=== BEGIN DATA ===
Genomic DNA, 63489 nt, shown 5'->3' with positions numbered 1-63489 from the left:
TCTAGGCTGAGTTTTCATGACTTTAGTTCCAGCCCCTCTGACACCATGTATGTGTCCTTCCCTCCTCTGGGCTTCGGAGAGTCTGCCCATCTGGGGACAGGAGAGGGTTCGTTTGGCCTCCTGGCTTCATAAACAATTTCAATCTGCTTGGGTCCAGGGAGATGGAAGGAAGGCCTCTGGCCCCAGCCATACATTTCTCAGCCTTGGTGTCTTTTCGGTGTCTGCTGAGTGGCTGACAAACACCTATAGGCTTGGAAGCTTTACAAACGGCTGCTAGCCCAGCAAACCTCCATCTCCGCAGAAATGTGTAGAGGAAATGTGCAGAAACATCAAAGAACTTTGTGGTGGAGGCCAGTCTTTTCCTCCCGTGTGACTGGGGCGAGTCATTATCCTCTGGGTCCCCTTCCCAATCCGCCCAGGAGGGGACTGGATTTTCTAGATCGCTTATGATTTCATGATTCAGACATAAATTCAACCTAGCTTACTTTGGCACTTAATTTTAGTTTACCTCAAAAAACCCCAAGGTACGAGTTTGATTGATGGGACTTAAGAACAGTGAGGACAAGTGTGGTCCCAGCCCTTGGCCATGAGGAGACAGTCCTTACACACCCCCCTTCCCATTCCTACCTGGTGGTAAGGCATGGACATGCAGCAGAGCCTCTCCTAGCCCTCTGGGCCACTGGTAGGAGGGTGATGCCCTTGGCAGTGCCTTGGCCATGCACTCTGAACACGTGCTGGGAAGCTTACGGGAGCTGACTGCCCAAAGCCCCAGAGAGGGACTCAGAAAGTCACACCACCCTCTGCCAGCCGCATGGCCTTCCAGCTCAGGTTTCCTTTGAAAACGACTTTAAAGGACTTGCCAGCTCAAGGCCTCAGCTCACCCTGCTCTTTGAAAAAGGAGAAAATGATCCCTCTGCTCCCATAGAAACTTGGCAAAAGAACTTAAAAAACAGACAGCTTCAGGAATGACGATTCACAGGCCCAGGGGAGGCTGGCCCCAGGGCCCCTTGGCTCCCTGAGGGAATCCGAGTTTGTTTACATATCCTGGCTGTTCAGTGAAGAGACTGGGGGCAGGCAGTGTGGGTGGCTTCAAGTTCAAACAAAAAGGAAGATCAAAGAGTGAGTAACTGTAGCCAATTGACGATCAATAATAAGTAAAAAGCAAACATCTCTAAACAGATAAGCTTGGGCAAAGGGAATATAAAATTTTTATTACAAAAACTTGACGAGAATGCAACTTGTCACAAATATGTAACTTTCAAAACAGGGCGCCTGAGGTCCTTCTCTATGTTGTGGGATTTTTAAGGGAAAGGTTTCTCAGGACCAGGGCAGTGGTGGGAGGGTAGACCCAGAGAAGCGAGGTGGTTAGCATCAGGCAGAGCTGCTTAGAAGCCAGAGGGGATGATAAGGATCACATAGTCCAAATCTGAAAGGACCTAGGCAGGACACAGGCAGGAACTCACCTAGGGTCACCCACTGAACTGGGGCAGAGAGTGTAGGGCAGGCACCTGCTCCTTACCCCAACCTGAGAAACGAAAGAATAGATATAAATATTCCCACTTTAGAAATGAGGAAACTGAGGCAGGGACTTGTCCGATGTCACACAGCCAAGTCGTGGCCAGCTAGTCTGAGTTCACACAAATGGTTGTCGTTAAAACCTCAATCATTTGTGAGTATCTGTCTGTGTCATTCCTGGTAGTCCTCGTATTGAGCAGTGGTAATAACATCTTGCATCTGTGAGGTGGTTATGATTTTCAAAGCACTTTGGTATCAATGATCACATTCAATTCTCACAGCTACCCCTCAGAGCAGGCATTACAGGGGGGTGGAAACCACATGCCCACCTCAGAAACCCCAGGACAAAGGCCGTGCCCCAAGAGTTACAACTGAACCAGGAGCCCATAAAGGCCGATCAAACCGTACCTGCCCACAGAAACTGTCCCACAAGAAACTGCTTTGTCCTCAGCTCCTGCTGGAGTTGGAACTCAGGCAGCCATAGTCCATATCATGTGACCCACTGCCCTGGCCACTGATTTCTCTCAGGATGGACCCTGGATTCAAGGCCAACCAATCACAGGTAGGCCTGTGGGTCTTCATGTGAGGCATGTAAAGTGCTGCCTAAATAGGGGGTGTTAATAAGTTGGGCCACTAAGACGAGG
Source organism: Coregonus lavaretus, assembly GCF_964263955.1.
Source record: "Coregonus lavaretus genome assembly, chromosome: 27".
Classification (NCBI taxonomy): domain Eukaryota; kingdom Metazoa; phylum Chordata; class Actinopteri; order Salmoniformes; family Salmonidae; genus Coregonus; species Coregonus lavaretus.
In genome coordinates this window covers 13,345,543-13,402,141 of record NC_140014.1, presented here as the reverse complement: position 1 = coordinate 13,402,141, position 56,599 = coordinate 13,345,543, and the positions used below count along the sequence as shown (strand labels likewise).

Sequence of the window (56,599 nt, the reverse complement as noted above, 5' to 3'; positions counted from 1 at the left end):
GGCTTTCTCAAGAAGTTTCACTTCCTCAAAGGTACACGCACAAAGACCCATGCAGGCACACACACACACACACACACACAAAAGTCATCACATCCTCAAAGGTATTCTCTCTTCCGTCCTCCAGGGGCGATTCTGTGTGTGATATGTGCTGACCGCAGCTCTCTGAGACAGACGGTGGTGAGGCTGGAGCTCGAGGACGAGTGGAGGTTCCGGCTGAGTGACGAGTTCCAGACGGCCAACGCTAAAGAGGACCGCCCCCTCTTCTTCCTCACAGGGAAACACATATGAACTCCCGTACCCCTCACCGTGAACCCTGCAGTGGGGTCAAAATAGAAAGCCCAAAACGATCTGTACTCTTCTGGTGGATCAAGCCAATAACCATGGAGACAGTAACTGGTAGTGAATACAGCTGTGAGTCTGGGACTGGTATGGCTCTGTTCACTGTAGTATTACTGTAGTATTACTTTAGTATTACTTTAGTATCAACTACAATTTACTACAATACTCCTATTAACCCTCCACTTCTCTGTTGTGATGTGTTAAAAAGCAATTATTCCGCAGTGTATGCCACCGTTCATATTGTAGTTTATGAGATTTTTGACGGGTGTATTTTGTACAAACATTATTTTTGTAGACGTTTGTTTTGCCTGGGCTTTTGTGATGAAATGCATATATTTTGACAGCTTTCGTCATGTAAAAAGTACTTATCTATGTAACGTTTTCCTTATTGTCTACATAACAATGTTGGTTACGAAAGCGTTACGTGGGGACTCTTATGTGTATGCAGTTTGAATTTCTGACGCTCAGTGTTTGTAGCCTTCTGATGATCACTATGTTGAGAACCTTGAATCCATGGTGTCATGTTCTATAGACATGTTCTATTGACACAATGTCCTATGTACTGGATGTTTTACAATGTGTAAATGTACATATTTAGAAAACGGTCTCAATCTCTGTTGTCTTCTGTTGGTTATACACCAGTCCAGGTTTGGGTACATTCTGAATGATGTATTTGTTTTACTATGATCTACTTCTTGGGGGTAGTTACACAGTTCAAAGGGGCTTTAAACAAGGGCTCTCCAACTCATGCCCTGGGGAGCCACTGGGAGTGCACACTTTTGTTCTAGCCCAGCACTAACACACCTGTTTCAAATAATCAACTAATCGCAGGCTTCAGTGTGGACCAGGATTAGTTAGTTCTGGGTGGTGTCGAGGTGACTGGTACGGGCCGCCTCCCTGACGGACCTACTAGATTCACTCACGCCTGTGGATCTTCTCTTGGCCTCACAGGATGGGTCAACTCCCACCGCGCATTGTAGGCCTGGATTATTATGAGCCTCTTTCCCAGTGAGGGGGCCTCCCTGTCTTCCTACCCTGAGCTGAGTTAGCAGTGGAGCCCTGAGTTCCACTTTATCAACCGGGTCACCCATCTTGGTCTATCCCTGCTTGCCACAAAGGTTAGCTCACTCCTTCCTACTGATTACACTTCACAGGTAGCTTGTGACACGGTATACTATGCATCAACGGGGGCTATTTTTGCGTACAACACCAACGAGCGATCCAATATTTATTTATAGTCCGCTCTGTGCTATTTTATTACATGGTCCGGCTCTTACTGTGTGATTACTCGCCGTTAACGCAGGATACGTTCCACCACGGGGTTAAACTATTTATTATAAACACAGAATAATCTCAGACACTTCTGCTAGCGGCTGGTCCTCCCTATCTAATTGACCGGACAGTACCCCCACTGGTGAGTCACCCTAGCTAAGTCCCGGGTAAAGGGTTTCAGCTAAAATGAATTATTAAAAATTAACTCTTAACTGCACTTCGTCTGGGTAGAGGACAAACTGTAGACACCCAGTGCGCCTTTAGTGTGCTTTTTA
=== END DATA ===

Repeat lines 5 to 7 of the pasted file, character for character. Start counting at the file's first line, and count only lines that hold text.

Classification (NCBI taxonomy): domain Eukaryota; kingdom Metazoa; phylum Chordata; class Actinopteri; order Salmoniformes; family Salmonidae; genus Coregonus; species Coregonus lavaretus.
In genome coordinates this window covers 13,345,543-13,402,141 of record NC_140014.1, presented here as the reverse complement: position 1 = coordinate 13,402,141, position 56,599 = coordinate 13,345,543, and the positions used below count along the sequence as shown (strand labels likewise).

Sequence of the window (56,599 nt, the reverse complement as noted above, 5' to 3'; positions counted from 1 at the left end):